<p>Image: NASA</p>
New Technique May Help Detect Martian Life
A novel interpretation of Raman spectra will help the 2020 Mars rover select rocks to study for signs of life.


Stable Propagation of Light in Nano-Photonic Fibers
New model on how to achieve a more stable propagation of light for future optical technologies was published.
Quantum Effects Observed in ‘One-Dimensional’ Wires
Researchers have observed quantum effects in electrons by squeezing them into one-dimensional ‘quantum wires’ and observing the interactions between them.
Echoes of Black Holes Eating Stars Found
Astronomers now have new insights into tidal disruption flares, thanks to data from NASA's Wide-field Infrared Survey Explorer (WISE).

Science Facts

An Old Science Experiment On The Moon

by NASA Marshall Space Flight Center and ScienceIQ.com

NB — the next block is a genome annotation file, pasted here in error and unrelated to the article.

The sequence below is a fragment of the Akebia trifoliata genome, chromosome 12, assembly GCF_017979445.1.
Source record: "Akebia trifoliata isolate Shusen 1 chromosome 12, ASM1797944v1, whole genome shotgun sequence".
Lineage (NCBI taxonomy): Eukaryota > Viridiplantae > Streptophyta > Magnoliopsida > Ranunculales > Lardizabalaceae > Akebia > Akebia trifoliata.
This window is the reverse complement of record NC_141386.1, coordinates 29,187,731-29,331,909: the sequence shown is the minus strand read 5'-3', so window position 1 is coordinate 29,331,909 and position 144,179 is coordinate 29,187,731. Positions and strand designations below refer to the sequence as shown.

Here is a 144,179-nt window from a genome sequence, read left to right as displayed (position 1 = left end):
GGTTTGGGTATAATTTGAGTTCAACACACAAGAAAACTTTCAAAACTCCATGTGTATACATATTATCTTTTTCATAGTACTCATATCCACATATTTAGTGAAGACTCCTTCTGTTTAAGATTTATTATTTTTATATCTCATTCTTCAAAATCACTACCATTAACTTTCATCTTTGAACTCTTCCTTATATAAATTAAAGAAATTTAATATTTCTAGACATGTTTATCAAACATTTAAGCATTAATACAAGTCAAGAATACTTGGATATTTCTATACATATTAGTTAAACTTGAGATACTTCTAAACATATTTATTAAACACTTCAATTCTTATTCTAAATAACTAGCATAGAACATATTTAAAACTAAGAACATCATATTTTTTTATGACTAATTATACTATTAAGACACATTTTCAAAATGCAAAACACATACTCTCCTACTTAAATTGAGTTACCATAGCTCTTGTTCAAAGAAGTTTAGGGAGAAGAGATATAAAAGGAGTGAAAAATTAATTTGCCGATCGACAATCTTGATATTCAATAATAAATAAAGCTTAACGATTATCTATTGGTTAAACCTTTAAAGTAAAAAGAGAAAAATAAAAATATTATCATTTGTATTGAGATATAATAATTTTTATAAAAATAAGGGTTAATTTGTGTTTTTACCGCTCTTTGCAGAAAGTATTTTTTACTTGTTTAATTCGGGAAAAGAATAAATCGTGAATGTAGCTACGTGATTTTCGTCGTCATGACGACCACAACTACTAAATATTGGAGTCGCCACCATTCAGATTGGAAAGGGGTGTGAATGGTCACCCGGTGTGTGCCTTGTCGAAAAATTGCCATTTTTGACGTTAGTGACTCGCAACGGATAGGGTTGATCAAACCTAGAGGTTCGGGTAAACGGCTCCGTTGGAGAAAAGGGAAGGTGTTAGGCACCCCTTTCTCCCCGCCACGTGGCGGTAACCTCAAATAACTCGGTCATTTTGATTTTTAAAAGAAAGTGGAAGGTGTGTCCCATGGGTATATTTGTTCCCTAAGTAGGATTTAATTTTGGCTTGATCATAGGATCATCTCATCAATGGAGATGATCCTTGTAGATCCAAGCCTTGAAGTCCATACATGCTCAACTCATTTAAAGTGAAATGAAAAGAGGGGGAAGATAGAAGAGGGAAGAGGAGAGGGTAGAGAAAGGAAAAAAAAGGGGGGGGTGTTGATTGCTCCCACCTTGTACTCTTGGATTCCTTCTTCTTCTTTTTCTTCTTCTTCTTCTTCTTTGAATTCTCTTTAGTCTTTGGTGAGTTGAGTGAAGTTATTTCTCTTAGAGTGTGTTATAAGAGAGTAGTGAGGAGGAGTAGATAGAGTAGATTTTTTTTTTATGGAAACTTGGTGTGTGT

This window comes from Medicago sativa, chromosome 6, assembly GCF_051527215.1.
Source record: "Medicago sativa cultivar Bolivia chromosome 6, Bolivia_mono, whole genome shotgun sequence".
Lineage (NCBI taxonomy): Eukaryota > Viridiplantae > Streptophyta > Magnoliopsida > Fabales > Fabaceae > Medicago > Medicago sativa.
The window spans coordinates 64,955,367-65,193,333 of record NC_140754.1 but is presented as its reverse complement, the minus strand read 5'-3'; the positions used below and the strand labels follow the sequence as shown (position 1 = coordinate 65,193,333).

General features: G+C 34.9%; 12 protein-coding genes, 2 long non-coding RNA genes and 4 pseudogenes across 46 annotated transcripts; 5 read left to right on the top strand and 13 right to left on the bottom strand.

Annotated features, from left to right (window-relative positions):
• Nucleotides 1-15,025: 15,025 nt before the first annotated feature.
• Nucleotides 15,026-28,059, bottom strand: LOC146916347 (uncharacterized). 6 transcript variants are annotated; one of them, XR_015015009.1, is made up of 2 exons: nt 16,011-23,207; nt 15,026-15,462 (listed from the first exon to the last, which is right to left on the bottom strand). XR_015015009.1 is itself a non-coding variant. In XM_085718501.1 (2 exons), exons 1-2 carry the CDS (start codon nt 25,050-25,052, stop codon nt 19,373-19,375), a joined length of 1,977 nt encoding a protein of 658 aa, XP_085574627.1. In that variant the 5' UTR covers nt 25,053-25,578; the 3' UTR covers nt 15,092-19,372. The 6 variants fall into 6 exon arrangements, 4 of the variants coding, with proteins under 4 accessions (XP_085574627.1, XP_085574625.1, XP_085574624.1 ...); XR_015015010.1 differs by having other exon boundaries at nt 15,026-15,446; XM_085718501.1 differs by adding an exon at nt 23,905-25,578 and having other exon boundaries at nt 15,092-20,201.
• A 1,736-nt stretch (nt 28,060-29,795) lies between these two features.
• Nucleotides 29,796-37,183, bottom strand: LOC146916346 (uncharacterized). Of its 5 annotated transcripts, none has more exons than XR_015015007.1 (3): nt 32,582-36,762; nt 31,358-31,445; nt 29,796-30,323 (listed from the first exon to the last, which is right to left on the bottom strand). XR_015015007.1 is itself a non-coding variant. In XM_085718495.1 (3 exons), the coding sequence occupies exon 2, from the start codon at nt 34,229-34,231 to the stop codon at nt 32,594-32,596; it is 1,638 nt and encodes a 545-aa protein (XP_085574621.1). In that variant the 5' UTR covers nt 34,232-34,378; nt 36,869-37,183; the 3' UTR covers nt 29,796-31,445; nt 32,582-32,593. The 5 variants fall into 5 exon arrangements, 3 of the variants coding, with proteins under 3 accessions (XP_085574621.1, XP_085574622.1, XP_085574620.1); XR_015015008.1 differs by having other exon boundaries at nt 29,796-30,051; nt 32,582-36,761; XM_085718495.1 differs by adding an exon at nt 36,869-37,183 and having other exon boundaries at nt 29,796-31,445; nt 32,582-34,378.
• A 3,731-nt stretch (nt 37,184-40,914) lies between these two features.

The Apollo 11 lunar laser ranging retroreflector array.: Image Courtesy NASA The most famous thing Neil Armstrong left on the moon 35 years ago is a footprint, a boot-shaped depression in the gray moondust. Millions of people have seen pictures of it, and one day, years from now, lunar tourists will flock to the Sea of Tranquility to see it in person. Peering over the rails ... 'hey, mom, is that the first one?' Will anyone notice, 100 feet away, something else Armstrong left behind? Ringed by footprints, sitting in the moondust, lies a 2-foot wide panel studded with 100 mirrors pointing at Earth: the 'lunar laser ranging retroreflector array.' Apollo 11 astronauts Buzz Aldrin and Neil Armstrong put it there on July 21, 1969, about an hour before the end of their final moonwalk. Thirty-five years later, it's the only Apollo science experiment still running.